CMU football coach: Cancer's just 'one more opponent'

Tony Paul
The Detroit News

John Bonamego has spent the better part of three decades as an assistant coach, in college and the NFL, before landing his first head-coaching job at Central Michigan in February.

He's not about to let anything prevent him from coaching his first game.

Not even cancer.

"It's just one more opponent on my schedule," Bonamego told The News on Thursday afternoon. "I gotta win this. I'll win it, and I'll have it beat before the regular-season opener."

Bonamego earlier this week, after weeks of tests and biopsies, was diagnosed with cancer in his left tonsil.

Doctors say it's highly treatable, giving him a 90-percent chance or better at beating the disease, which he told his team about during a meeting Thursday morning in Mount Pleasant.

Doctors still are putting together a plan of attack, but it certainly will include radiation treatments at UM Hospital in Ann Arbor. He doesn't expect to miss any team functions, but concedes he will have to skip out on other activities, like alumni events and the like.

"I talked to a very good friend who went through almost the exact cancer seven years ago, or about seven years ago. His originated in the back of his tongue," Bonamego said. "I have a pretty good idea what I'm in for. It's not gonna be a lot of fun, but we're gonna do it. I just want it out of me."

Bonamego, 51, was named Central Michigan football coach in February, replacing Dan Enos, who left to become the offensive coordinator at Arkansas.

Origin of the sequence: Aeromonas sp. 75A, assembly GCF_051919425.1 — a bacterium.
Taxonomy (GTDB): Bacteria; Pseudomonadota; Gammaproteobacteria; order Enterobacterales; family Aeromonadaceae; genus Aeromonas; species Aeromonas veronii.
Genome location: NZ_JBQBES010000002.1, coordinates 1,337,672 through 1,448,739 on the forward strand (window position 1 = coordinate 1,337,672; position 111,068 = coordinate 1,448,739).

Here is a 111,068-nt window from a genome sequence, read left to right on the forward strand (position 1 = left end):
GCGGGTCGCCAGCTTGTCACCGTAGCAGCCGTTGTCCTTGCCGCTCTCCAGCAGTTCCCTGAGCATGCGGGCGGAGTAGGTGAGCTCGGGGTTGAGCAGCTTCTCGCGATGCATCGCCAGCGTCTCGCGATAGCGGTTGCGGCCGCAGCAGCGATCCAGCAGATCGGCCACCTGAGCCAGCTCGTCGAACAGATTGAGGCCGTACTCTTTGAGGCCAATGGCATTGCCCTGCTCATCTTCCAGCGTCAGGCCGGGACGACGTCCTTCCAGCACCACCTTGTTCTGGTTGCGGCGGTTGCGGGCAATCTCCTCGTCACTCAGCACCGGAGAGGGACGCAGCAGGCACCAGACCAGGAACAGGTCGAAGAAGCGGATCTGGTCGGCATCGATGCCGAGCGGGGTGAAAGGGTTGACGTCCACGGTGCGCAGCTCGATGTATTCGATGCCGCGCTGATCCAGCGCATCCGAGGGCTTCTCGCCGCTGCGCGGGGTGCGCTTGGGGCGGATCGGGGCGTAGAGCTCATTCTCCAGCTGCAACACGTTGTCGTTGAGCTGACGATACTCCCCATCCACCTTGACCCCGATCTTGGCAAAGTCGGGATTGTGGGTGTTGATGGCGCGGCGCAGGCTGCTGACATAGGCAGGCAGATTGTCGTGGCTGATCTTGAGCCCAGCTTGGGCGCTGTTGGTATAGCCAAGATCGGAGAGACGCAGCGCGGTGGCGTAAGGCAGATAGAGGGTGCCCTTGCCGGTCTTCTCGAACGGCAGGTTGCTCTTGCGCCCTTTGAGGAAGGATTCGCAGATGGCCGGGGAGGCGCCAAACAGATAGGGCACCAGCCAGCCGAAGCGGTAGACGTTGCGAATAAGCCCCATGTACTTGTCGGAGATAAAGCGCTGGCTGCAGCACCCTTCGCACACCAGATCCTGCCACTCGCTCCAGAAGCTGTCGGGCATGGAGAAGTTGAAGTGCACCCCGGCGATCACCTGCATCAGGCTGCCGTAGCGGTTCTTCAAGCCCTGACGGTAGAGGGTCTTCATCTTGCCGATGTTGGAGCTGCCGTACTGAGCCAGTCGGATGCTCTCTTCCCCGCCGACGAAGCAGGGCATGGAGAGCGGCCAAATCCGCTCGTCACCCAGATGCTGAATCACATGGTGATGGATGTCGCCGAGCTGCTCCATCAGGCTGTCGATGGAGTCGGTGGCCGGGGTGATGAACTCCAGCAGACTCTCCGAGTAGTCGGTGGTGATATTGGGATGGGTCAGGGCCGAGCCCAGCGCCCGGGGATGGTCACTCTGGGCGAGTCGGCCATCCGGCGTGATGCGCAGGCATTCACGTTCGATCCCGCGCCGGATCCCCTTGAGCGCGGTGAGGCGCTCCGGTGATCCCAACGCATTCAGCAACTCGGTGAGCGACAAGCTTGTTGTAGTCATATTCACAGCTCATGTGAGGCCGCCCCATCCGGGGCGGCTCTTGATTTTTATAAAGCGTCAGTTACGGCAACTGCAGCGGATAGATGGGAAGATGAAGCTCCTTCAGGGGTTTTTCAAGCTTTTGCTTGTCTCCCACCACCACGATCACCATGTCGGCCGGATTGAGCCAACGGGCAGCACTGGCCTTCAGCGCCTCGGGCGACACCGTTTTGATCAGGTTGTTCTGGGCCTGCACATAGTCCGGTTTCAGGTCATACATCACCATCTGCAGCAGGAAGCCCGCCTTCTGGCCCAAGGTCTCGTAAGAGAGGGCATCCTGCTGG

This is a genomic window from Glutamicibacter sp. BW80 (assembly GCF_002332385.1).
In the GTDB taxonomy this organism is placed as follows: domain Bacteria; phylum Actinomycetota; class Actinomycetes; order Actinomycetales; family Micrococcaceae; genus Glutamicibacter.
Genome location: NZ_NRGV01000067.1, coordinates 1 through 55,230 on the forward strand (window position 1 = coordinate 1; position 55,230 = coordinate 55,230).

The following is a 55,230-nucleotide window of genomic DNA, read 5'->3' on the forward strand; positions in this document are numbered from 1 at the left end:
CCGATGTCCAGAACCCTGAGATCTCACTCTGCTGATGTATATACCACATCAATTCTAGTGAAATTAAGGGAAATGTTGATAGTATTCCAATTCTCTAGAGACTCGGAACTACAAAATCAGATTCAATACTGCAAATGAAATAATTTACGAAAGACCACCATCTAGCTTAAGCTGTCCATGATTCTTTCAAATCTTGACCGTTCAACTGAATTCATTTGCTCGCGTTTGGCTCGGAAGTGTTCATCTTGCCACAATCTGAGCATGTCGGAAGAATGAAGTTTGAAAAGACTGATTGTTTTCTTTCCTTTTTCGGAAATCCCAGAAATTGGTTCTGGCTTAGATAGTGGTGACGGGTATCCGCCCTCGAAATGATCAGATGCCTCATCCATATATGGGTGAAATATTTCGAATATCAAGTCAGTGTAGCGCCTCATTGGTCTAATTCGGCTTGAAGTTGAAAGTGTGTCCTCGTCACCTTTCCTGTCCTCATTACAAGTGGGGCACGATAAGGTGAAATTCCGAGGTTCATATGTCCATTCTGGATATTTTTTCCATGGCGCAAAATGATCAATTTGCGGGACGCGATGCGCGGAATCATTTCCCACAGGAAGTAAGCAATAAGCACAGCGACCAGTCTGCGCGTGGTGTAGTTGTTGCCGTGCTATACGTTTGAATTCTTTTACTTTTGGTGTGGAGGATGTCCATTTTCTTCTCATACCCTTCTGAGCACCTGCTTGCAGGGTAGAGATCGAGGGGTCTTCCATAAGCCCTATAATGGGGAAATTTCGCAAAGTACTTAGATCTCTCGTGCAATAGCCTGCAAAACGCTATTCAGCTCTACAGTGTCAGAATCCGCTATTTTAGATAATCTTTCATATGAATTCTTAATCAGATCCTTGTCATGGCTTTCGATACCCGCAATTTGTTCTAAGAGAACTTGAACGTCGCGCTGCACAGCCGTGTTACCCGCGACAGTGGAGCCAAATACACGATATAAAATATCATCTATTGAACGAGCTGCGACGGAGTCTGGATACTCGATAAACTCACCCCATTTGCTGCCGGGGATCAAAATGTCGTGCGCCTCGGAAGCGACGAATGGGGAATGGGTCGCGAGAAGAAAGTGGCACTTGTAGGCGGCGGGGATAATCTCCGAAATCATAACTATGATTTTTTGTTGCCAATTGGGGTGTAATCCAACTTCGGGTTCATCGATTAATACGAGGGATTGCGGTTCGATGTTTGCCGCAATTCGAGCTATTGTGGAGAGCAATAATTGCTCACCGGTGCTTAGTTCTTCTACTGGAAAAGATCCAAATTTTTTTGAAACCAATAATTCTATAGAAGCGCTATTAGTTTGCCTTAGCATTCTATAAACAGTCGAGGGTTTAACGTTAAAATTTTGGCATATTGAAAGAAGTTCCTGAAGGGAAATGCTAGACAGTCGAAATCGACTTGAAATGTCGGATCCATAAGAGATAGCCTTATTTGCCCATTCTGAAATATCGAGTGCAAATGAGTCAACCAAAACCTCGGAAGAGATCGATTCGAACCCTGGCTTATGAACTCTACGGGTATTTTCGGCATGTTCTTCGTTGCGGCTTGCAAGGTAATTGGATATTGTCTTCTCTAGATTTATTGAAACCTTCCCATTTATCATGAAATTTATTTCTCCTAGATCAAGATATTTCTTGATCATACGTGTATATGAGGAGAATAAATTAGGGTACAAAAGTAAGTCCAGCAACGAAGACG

Bonamego spent the previous two seasons as special teams coordinator for the Lions. He's also had pro coaching stints with the Jaguars (two times), Saints (two times), Dolphins and Packers, and college coaching stints at Maine, Lehigh and Army.

The Paw Paw, Michigan, native began his coaching career at Mount Pleasant High School in 1987, after the former wide receiver and quarterback graduated from Central Michigan.

Central Michigan's 2015 opener is a night game Sept. 3, at home against Oklahoma State. And Bonamego said missing that isn't an option. He told his team that and more in the meeting Thursday morning.

"It was very important from me that they heard this from me first," Bonamego said. "They're part of our family."

Bonamego first started thinking something might be wrong when he was in Florida last month attending the high school graduation of his son, Javier.

He returned to Mount Pleasant on May 26, and first visited a doctor the next day to check out a mass in his neck. underwent a needle biopsy on May 28, and then waited through the weekend for results. Those results were mostly negative. Then, Bonamego saw an ear, nose and throat doctor June 1, and underwent a neck biopsy on June 6. On June 11, his fears were finally confirmed: He had cancer.

It was quite the stressful, two-week ordeal.

"The hardest part, obviously, was not knowing," Bonamego said. "Now that we know what we're dealing with, it's actually quite the opposite. I'm very relieved.

"There wasn't any doubt in my mind, even before we knew it was cancer. I already made up my mind I was gonna beat it, no matter what."

Bonamego said he's very thankful to the doctors in Mount Pleasant and Ann Arbor for taking the situation seriously, and acting with a sense of urgency.

This much is certain: He'll have quite the support system: From his players, the athletic department, the university and the Mount Pleasant community, as well as his wife, Paulette, and his three children, Javier, Giovanni and Bellina.

For those reasons — and because it's not his style anyway — he's not sitting around cursing the world that his first crack at being a head college at the college level has been dealt a serious bump in the road.

"Frustrated is a word I don't like to use," Bonamego said. "I think this is just another challenge. You either rise to it or you succumb to it. I have never in my whole life ever run from the truth or backed down from a challenge."